• ‘She's very serious and very sober and as an actor she has a lot of technique and understanding of what's she doing.’
    • ‘This resolution is sensible, it is sober, it is realistic.’
    • ‘That brought everyone back into a serious and sober mood.’
    • ‘Thanks for your sober and clearheaded assessment of the situation and its significance.’
    • ‘I know this chapter was more serious and sober… but I still hope it was okay!’
    • ‘As long as they had known Ian, they had seen him cheerful and smiling - perhaps quiet or sober during serious moments, but always ready with a smile.’
    • ‘If we are true to the principle that the measure of a democracy is the depth and scope of participation enjoyed by its citizens, then celebration needs to be tempered by sober reflection.’
    • ‘In recent years, a series of very sober and real statistics have surfaced.’
    • ‘These positive emotions are not at all out of place, but need to be tempered by the sober realization that the potential for injury is ever present.’
    • ‘Anyone undertaking a sober assessment of our drug and alcohol laws would conclude that they are thoroughly inconsistent.’
    • ‘For this he needs courage above all, and a sober, clearheaded approach to sport, to his own fame and that of others.’
    • ‘Sunday mornings were solemn, and worship, although often grand and glorious, was also serious and sober.’
    • ‘The coverage was serious, it was sober, it was comprehensive, and the press really seemed in tune with the surge of patriotism in the country.’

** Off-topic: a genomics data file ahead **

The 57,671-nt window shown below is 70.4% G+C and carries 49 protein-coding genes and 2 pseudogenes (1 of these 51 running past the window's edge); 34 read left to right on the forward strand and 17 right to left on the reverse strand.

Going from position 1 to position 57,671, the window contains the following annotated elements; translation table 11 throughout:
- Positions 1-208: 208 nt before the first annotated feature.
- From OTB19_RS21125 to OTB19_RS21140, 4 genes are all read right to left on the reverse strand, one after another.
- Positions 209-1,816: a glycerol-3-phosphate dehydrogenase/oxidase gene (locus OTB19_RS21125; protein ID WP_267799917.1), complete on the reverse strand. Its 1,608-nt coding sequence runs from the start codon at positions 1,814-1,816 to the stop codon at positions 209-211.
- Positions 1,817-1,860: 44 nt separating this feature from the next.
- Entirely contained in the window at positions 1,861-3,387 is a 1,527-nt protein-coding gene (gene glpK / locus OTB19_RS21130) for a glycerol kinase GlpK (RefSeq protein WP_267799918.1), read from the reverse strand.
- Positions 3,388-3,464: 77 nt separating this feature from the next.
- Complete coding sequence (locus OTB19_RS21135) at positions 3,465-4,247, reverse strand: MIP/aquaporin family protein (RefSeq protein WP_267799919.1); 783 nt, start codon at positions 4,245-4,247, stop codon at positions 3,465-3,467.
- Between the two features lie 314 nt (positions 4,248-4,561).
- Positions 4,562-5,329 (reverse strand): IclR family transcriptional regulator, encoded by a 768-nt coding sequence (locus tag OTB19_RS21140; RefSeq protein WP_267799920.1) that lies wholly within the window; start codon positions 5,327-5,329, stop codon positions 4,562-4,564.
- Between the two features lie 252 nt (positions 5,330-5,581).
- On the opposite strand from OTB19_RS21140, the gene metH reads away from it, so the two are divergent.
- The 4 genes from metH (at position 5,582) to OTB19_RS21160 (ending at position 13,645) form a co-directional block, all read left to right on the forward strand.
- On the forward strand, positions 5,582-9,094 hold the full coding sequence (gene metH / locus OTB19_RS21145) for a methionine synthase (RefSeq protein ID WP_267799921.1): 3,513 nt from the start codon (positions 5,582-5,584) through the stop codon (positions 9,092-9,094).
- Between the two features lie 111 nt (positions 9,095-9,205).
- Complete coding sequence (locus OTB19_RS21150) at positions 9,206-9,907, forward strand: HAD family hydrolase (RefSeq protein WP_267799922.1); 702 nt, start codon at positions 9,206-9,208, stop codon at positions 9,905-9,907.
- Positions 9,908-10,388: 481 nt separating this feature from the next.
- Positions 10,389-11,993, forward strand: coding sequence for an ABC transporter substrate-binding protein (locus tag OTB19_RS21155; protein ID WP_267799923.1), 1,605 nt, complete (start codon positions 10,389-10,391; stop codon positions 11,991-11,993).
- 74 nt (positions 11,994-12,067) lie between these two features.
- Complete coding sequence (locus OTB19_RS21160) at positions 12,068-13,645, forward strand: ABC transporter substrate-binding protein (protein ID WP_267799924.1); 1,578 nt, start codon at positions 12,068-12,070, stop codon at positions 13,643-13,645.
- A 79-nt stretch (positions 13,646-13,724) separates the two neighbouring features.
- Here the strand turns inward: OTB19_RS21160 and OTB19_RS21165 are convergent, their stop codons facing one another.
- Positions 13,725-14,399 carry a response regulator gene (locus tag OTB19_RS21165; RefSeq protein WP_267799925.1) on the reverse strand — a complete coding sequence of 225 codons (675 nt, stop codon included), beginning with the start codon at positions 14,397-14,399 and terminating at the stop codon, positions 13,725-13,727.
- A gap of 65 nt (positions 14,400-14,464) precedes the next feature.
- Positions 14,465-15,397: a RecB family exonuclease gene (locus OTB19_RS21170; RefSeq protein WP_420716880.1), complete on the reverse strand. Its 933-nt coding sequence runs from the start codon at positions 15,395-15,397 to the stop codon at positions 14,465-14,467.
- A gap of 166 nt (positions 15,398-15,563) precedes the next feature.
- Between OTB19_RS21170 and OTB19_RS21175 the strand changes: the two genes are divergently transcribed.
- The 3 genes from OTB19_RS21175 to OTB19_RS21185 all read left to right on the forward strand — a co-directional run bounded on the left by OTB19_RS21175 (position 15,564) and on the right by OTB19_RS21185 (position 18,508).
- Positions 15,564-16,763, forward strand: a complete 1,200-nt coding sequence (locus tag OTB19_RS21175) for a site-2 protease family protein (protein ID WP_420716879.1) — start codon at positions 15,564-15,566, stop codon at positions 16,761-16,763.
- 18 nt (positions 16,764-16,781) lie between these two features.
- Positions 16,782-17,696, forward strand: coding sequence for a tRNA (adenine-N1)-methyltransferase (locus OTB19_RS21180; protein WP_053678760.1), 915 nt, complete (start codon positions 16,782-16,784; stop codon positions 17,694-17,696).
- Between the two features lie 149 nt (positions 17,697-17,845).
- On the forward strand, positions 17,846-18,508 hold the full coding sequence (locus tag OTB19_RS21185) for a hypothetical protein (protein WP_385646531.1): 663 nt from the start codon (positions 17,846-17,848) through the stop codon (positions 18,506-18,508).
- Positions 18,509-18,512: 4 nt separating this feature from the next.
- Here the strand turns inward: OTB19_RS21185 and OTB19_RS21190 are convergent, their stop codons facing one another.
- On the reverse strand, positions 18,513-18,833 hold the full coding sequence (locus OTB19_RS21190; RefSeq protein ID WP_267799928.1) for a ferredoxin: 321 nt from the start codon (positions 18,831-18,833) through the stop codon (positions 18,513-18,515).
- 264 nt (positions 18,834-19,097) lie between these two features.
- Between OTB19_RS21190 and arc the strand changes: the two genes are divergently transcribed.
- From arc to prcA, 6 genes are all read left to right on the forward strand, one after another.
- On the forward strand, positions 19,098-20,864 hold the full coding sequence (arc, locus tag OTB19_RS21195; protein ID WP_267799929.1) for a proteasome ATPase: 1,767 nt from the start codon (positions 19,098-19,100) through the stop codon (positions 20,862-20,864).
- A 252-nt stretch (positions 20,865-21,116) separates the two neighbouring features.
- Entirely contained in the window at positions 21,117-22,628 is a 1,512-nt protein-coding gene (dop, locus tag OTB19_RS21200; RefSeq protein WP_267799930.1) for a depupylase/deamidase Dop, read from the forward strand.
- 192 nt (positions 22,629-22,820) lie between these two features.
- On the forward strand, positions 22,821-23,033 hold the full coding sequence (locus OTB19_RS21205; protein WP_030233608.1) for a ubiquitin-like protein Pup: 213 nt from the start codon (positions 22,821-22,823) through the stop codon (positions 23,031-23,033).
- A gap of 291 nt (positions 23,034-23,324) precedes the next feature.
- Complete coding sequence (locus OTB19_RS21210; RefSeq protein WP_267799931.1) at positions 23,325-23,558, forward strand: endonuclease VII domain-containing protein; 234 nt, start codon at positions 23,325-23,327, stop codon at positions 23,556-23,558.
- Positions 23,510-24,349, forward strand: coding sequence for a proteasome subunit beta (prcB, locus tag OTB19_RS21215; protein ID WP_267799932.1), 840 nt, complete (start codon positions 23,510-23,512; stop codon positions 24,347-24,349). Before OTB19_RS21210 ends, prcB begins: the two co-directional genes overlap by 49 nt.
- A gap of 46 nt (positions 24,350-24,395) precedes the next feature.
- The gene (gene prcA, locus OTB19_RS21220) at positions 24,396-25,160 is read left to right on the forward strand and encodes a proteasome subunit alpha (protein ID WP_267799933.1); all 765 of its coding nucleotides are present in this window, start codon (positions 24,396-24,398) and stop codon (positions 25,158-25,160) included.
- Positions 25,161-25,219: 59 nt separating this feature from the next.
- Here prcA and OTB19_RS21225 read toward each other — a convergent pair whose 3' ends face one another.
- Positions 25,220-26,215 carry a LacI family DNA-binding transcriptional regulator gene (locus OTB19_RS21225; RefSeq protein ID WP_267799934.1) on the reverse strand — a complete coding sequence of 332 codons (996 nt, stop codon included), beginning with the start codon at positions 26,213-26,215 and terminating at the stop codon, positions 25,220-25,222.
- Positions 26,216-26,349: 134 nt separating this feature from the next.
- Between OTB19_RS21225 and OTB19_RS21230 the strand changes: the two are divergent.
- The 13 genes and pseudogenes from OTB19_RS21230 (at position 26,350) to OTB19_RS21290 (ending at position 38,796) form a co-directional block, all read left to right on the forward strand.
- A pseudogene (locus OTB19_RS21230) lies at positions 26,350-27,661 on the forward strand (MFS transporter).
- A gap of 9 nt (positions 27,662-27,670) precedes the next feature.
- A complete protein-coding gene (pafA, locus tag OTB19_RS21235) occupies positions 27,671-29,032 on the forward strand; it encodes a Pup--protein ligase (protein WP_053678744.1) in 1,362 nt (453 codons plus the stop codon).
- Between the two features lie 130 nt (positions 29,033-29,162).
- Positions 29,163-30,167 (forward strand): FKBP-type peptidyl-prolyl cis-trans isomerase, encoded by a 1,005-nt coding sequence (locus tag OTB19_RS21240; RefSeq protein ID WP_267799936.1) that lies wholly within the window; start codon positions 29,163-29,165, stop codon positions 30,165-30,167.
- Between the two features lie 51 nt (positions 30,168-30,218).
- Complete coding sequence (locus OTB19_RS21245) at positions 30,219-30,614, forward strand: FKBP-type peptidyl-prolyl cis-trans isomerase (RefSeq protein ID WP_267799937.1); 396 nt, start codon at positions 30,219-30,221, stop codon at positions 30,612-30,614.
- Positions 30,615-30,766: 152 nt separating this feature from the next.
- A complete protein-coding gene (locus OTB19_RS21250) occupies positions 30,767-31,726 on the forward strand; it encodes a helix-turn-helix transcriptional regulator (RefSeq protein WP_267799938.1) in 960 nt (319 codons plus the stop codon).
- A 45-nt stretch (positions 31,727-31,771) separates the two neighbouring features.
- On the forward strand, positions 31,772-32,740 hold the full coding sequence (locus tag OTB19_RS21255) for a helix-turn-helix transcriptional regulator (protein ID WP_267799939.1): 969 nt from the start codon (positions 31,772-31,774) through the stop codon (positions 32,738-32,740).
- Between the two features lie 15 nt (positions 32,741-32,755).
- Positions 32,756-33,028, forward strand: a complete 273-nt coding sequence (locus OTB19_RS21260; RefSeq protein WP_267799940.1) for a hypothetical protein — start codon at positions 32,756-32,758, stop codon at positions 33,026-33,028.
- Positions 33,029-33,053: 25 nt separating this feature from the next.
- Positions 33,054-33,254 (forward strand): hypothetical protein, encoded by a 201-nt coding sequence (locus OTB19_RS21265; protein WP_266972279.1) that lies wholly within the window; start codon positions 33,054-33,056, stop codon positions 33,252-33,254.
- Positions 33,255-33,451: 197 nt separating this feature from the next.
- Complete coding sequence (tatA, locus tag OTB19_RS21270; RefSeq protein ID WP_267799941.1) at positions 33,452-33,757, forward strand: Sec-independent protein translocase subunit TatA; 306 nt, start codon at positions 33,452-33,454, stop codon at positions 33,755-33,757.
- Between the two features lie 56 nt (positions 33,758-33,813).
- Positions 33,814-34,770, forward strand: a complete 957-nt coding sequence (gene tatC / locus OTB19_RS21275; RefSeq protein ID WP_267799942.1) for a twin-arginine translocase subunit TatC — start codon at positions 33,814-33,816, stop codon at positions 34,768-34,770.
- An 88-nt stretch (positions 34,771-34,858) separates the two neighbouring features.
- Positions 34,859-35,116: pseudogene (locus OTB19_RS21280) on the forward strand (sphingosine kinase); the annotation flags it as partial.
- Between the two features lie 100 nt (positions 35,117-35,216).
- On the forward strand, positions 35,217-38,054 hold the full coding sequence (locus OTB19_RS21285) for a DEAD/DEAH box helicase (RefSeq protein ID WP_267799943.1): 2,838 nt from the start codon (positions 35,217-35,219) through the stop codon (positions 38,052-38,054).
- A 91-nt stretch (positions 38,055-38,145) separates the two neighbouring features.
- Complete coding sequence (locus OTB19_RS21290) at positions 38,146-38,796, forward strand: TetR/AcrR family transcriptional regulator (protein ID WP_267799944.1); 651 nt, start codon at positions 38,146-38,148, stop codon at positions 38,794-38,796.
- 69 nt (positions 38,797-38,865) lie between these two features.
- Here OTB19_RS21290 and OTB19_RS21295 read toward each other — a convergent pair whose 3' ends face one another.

• ‘Instead, such a point should be one for sober and serious analysis of how we can address some of our key weaknesses and lay the foundations for future growth.’
    • ‘Their manifesto is sensible and sober, identifying issues that concern real people…’
    • ‘Only that kind of serious, sober, independent reporting can give the public the insights into American business it now knows it needs to learn.’
    • ‘His expression was perfectly sober, and he didn't sound anything but serious.’
    serious, sensible, solemn, thoughtful, grave, sombre, severe, earnest, sedate, staid, dignified, steady, level-headed, serious-minded, businesslike, down-to-earth, commonsensical, pragmatic, self-controlled, restrained, conservative
    unemotional, dispassionate
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    1. 2.1 Muted in colour.
      ‘a sober grey suit’
      • ‘In a sober dark trouser suit and sensible walking shoes, she ticks the names off the electoral list on her clipboard.’
      • ‘The nominee was in a sober suit with the expected white shirt and red tie.’
      • ‘A sober brick building, unpretentious in scale and design, lies modestly low among lawns at the end of a road with playing fields on either side.’